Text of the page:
When sheep are lost, they still search for the Voice of the Shepherd. That search for, and that desire for, the Good Shepherd is what makes us the sheep that is in the Shepherds care. When we think we cannot hear it, we struggle to find it in other places. So we begin to look for that voice not where it began-our family and our faith-but where we think it may have gone. We will go back to the things that we have done or read or said that we remember where that voice was connected to when we last heard that voice. Unfortunately, we do not find that voice there. So we go outward to other sources trying to find some familiar thread that we could recall what the Voice had said.
It is at those moments, when we are at our most vulnerable, that thieves come and try to steal us from the Voice of the Shepherd. They will do whatever they can to lead us away, even to the point to say that they are doing the work of the Shepherd. They will say the right things and do the right things to lure the sheep away from the Shepherd to the point where the voice they hear is no longer the true Voice of the Shepherd, but an imposter.
In our society today, that work to separate the sheep from the Shepherd is often done within the concept of Mass Communication. We want to know the facts of an issue, so we look to those sources we have been familiar with: local newspapers and radio and television. But we have a desire to know more than what we see. We want to be “on the inside” as it were so we can know something before anyone else. That is where the false shepherds come in. They will use that desire for intellectual advantage against us and spread innuendo and exaggeration as facts and evidence to lure us away from the Shepherd. What is worse, when we start to pass on that information to others without proper verification, we pass on those “alternative facts” or “fake news” to others as if we are the originators of the message. We become the false shepherd to the herd because we became the agent of the true false shepherd.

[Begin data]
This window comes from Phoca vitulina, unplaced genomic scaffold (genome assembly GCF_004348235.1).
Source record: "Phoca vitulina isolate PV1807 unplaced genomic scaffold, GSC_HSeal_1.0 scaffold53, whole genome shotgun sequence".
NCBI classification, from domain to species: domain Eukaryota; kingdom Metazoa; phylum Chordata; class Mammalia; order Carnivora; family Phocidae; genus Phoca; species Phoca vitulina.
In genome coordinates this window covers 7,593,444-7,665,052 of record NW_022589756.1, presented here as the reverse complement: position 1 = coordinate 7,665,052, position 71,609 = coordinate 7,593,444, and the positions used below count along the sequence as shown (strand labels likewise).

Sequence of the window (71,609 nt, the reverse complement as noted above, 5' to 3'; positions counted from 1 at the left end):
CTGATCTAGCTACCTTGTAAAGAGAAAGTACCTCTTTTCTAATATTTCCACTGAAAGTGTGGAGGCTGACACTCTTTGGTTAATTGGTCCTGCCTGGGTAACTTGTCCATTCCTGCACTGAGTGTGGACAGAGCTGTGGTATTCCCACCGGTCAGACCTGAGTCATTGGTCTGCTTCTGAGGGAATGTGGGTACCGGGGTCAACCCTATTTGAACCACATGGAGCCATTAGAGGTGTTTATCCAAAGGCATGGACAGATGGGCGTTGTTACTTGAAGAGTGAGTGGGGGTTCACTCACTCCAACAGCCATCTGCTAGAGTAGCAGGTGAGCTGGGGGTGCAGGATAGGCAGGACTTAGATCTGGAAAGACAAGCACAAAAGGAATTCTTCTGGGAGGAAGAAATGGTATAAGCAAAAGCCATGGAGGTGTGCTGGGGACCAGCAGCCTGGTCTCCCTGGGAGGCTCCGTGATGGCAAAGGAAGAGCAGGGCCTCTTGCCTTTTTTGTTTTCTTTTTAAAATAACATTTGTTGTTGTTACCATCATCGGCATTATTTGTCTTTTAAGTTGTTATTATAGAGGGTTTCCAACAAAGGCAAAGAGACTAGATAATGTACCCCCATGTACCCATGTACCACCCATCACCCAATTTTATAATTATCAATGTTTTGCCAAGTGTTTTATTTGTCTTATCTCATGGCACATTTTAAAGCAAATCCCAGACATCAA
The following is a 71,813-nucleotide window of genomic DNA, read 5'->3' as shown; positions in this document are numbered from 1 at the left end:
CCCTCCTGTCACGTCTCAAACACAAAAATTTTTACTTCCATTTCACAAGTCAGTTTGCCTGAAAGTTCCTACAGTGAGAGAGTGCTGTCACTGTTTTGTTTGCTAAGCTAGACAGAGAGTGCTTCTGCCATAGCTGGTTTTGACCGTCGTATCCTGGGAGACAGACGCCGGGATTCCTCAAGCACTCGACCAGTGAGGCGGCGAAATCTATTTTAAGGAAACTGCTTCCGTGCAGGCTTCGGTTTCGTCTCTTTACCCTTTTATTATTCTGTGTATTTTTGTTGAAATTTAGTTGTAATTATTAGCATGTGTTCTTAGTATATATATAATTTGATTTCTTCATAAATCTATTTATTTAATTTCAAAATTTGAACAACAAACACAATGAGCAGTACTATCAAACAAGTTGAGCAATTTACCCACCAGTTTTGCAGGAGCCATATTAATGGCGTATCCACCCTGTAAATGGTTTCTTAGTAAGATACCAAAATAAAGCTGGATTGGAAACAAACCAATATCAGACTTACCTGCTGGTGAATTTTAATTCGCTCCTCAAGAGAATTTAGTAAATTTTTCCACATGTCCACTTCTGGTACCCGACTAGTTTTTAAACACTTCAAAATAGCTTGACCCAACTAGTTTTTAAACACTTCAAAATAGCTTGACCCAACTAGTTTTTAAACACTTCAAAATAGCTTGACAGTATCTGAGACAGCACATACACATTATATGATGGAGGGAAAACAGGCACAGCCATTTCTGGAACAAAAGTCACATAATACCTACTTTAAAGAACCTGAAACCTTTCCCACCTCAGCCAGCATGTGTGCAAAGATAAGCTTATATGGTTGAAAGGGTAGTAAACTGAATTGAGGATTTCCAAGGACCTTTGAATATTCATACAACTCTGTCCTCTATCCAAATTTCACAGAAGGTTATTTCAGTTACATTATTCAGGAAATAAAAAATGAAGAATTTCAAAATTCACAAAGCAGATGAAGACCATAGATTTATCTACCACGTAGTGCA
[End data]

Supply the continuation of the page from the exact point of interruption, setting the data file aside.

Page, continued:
Much like how Peter denied Jesus three times, we deny the Voice of the Shepherd-the work of God-in those deceptive works. These works are the ones that Jeremiah exposed when he cried out to the shepherds that had scattered God’s flock, his people, to the ends of the earth. “Woe to the shepherds,” said Jeremiah, “who mislead and scatter the flock of my pasture.” They were punished for their deeds. But God also promised that new shepherds of his choosing will come and bring the flock back together to the meadow where they will increase and multiply.
We as the sheep are beholden to listen to the Voice of the Shepherd. It is the responsibility of the Shepherd to find his sheep, keep them together and make sure of their well-being. When we are together in thought, word and deed, then we are in the place that the Psalmist proclaimed today: “In verdant pastures he gives me repose. Beside restful waters he leads me; he refreshes my soul.” We want to be the Shepherd, the voice of our own reason, but unless we understand how to be the sheep, our voice in meaningless. When we listen to the true Voice of the Shepherd, then our voice has meaning. For it is in the pasture of the Shepherd, the house of the Lord, can we find peace and understanding in a world of chaos and confusion. For with the Lord as our shepherd “Only goodness and kindness will follow all the days of our lives and allow us to dwell in the house of the Lord for years to come.” Today, let us return to hear the Voice of the Shepherd so we can be his voice for those who come after us.
MAY GOD BLESS YOU AND ALL THAT YOU DO THIS WEEK